Why is writing important to you and why do you think it's an important medium for the world?
Reading is important to me, essential throughout my life. I didn't think of myself as a writer until I reached my 40s and started writing books with my mother, Jean Shirley, a published author. Reading, and now writing, take me to amazing places. I write biographies of Victorian authors, so studying them is like time travel. They are different from people today and yet similar in many ways. Writing connects people around the world.
What are your tried and tested remedies to cure writer's block?
I don't allow myself to have writer's block. I just make it a rule to write, no matter what. I don't wait for inspiration. I try to make myself pick up where I left off the day before instead of re-reading and re-writing endlessly. Sometimes I have to answer emails and write blogs and post on social media, so these distractions can be helpful if I want to take a break from my manuscript, but really I'd rather be writing.
What is your favorite time to write?
Any time. All the time, at least in the daytime. Now that I am retired from my career as a librarian, I write every day, stopping only for Zoom meetings or trips to the grocery store. Writing has kept me sane during the virus lock down. Usually I stop writing at 5:30 to have a glass of wine and watch the news while cooking dinner. I save evenings for reading and watching TV. My mother used to get up in the middle of the night to write, but that doesn't work for me, so I read.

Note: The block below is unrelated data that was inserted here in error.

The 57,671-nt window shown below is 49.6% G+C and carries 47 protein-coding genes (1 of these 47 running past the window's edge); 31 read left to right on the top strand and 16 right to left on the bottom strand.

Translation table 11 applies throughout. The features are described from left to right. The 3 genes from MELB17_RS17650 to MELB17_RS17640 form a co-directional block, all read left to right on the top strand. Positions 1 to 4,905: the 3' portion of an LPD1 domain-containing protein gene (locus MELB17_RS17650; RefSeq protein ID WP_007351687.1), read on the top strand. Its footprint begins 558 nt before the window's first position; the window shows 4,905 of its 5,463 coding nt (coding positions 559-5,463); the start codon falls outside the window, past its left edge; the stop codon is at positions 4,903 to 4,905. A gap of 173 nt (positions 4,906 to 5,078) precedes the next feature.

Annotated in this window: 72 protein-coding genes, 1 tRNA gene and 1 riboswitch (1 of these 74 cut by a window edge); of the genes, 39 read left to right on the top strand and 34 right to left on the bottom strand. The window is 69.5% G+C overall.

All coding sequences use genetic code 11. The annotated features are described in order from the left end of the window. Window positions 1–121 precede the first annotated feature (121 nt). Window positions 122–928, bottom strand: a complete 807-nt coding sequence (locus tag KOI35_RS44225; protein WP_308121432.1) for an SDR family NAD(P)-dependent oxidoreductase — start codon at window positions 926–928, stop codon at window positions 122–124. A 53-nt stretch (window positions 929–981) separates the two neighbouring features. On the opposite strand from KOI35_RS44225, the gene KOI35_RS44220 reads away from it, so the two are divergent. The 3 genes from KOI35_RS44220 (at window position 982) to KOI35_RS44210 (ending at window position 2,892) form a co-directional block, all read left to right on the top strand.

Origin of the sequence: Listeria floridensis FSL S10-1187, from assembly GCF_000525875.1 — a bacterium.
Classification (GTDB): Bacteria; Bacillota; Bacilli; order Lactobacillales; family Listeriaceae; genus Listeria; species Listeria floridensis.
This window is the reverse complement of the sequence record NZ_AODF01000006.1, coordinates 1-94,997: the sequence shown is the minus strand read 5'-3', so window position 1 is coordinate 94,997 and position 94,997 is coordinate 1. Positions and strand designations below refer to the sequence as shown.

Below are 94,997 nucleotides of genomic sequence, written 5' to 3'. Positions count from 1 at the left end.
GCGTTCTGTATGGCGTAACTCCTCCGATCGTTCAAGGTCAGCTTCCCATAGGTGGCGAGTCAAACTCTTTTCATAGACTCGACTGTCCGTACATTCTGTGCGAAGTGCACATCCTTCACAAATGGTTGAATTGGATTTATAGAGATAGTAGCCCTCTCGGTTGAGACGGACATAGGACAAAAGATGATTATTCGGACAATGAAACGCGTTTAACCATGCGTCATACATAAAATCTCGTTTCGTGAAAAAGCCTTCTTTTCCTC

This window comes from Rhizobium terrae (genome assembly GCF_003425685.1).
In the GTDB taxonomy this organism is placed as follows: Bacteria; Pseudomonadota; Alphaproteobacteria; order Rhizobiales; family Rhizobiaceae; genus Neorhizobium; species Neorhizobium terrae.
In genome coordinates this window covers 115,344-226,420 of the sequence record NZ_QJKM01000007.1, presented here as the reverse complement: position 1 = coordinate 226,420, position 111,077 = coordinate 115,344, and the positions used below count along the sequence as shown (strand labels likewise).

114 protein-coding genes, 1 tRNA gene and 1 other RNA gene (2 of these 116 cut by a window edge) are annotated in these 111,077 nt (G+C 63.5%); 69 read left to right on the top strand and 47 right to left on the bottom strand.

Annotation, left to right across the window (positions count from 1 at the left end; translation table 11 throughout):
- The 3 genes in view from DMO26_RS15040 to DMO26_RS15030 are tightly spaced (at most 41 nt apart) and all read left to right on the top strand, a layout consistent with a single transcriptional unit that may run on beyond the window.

What's the best piece of writing advice you've ever received and would like to impart to other writers?
Write for yourself. Trust your own voice. Read, read, read. I was a childhood Oz fan and Oz has shaped my entire career as a librarian and as a writer. I wrote books about L. Frank Baum and about his mother-in-law, Matilda Joslyn Gage. I didn't plan it this way, but I feel so lucky to have had this lifelong interest that led to so many interesting people and places.
What excites you most about being a writer in today's age?
My first picture book, The Voice of Liberty, comes out next week. Each step has been thrilling--having it accepted, working on the manuscript, compiling research pictures, and especially seeing what the illustrator, Edwin Fotheringham made of these. An art teacher, Dave Kelleher, who is a friend from the International Wizard of Oz Club, has designed Statue of Liberty craft projects for me to use with this book and kids. Each time I open my email there is something exciting now, like this survey.
Angelica Shirley Carpenter's The Voice of Liberty, illustrated by Edwin Fotheringham, is out tomorrow with South Dakota State Historical Society.